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Film / Stargirl

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Stargirl is a 2020 romance film based on the 2000 Jerry Spinelli children's book Stargirl.

Stargirl is a Coming of Age Story about an average American high schooler who finds himself drawn to the new girl at school: a free-spirited and unconventional girl who calls herself "Stargirl".

The film was made available on Disney+ on March 13, 2020. The trailer can be viewed here.

At the end of 2020, a sequel was announced, called Hollywood Stargirl, to begin filming in May 2021. The film was released on June 3, 2022. While the first film was based on a book, Hollywood Stargirl is an original screenplay from Julia Hart (Fast Color) and Jordan Horowitz, the former of whom directed both films.

In May 2023, it was announced that Stargirl would be purged from Disney+ on May 26, with director Hart confirming that Hollywood Stargirl would be removed as well. Both films would be made available for digital sale the following October.

This film provides examples of:

  • Adaptational Angst Upgrade: Leo's dad was alive in the book, and his porcupine necktie was a gift from his uncle. In the movie, Leo's dad dies and he wears the tie in remembrance of him, but when he wears it to school, some bullies beat him up and destroy his tie, so he stops wearing it.
  • Adaptation Name Change: In the book, the school's football team was called the Electrons, in honor of electronics being the town's primary industry. The movie changes it to the Mudfrogs.
  • Adapted Out: Senor Saguaro, the 30 foot tall cactus outside of Archie’s house. There’s not a whole lot lost, aside from a bit of symbolism in regards to Archie’s fate in the years following the events of the story.
  • Adaptational Nice Guy:
    • Here it's Stargirl who temporarily breaks things off with Leo rather than Leo dumping Stargirl due to the negative impact dating her has on his social life. Leo and Stargirl’s fallout from their breakup is also lessened, with Leo realizing the error of his ways and makes up with Stargirl at the winter dance. But this doesn’t stop her from leaving. In the original book, Leo realizes his error too late and they never do make it up, but the book ends on an ambiguous, but hopeful note.
    • Hillari Kimble was just Mica High’s Alpha Bitch in the book. The movie gave her an understandable reason to dislike Stargirl and, at the very least, acknowledges Stargirl’s apology.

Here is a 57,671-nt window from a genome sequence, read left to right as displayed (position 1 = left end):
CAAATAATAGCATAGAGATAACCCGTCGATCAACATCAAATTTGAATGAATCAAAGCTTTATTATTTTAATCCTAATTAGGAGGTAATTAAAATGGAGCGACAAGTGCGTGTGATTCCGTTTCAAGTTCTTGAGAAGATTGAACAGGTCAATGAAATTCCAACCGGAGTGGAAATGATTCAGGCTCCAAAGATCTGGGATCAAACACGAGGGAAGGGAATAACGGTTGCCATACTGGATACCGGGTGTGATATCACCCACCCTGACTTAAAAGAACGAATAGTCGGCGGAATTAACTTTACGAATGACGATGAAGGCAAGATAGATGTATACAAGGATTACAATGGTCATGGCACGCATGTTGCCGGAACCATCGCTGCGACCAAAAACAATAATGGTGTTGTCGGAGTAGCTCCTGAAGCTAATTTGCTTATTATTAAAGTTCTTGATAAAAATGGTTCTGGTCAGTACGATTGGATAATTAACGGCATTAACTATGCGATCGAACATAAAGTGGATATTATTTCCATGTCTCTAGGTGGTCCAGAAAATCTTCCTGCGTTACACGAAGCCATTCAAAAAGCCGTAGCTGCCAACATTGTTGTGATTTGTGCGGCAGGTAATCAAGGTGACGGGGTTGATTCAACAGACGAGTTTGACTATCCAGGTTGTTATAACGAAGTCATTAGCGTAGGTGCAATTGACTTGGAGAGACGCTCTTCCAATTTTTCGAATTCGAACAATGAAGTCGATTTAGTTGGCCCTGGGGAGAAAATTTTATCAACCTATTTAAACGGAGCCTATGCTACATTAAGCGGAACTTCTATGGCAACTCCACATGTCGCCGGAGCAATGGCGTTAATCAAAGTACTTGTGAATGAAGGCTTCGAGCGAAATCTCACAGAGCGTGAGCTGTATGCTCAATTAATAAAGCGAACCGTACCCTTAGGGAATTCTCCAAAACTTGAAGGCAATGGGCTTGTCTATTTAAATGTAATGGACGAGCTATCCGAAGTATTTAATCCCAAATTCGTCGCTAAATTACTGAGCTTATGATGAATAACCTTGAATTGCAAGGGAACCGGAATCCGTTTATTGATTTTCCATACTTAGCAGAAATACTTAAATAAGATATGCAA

• Ambiguously Absent Parent: We never learn what became Stargirl's father. He's just not around, for one reason or another.
  • Bittersweet Ending: Stargirl departs with her mom and Leo isn't shown seeing her again. She's touched him and the rest of the school though with her presence, continuing to send him kind gifts over the years.
  • Coming of Age Story: Leo is a teenage boy who falls for the quirky new girl at his school.
  • Compressed Adaptation: The book takes place over the course of a school year from the beginning to the prom, the film condenses it to the start of the year to winter. As a result, it's only one incident that causes Stargirl’s classmates to begin shunning her, while in the book it was multiple games of her cheering for the other team on top of her cloudcuckoolander antics beginning to feel like an act. The Hot Seat interview is tame compared to the Jerry Springer episode it became in the book and Stargirl never really explains why she chooses a new name or that she's outgrown a few others before Stargirl. Even Stargirl's time as Susan Caraway is greatly condensed, lasting weeks in the books, but only a day or two at most in the movie. The last chapter also goes into greater detail about how Mica High has changed in the fifteen years since Stargirl left and little glimpses into Leo's life since. The movie doesn't mention much about the changes beyond the school winning more events and Leo's post-high school life only mentions college.